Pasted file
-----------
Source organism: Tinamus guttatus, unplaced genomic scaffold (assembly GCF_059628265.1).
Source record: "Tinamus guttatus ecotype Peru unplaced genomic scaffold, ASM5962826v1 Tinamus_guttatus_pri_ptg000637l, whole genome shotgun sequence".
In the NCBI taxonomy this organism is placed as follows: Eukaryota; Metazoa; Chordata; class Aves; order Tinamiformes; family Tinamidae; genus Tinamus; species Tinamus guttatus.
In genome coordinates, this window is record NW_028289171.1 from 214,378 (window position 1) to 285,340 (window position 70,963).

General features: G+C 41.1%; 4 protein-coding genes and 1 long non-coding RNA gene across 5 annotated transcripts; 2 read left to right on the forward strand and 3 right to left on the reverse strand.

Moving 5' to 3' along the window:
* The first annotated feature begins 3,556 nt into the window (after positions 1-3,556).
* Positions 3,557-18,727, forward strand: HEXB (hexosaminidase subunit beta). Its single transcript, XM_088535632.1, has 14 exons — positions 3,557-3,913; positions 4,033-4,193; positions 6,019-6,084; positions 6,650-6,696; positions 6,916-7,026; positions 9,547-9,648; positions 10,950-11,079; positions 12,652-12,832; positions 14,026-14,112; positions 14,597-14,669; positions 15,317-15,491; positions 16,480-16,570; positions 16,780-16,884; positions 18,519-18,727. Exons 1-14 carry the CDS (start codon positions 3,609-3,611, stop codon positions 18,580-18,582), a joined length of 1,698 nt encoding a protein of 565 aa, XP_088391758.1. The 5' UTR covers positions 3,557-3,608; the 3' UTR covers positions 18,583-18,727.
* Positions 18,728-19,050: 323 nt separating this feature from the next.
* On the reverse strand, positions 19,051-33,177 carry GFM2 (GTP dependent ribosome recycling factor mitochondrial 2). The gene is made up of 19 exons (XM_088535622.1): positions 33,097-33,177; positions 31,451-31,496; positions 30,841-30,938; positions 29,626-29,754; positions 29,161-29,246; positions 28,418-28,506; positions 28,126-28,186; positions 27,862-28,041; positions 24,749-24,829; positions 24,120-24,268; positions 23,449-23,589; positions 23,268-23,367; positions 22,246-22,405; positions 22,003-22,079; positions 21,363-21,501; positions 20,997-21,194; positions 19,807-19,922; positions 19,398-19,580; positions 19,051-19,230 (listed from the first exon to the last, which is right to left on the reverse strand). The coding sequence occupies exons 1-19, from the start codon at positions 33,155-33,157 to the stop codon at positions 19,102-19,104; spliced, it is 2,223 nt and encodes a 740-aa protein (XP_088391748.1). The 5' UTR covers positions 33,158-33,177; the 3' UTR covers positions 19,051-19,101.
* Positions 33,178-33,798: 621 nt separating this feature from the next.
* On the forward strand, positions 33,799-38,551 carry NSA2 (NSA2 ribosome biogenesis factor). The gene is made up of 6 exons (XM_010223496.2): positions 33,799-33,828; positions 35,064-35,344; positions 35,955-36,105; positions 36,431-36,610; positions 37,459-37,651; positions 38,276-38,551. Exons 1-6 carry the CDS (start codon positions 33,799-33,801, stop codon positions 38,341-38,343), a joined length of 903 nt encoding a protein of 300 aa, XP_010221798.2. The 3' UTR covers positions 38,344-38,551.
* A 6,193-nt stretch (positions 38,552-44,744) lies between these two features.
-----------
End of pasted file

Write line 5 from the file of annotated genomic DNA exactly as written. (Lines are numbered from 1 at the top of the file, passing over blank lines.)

General features: G+C 41.1%; 4 protein-coding genes and 1 long non-coding RNA gene across 5 annotated transcripts; 2 read left to right on the forward strand and 3 right to left on the reverse strand.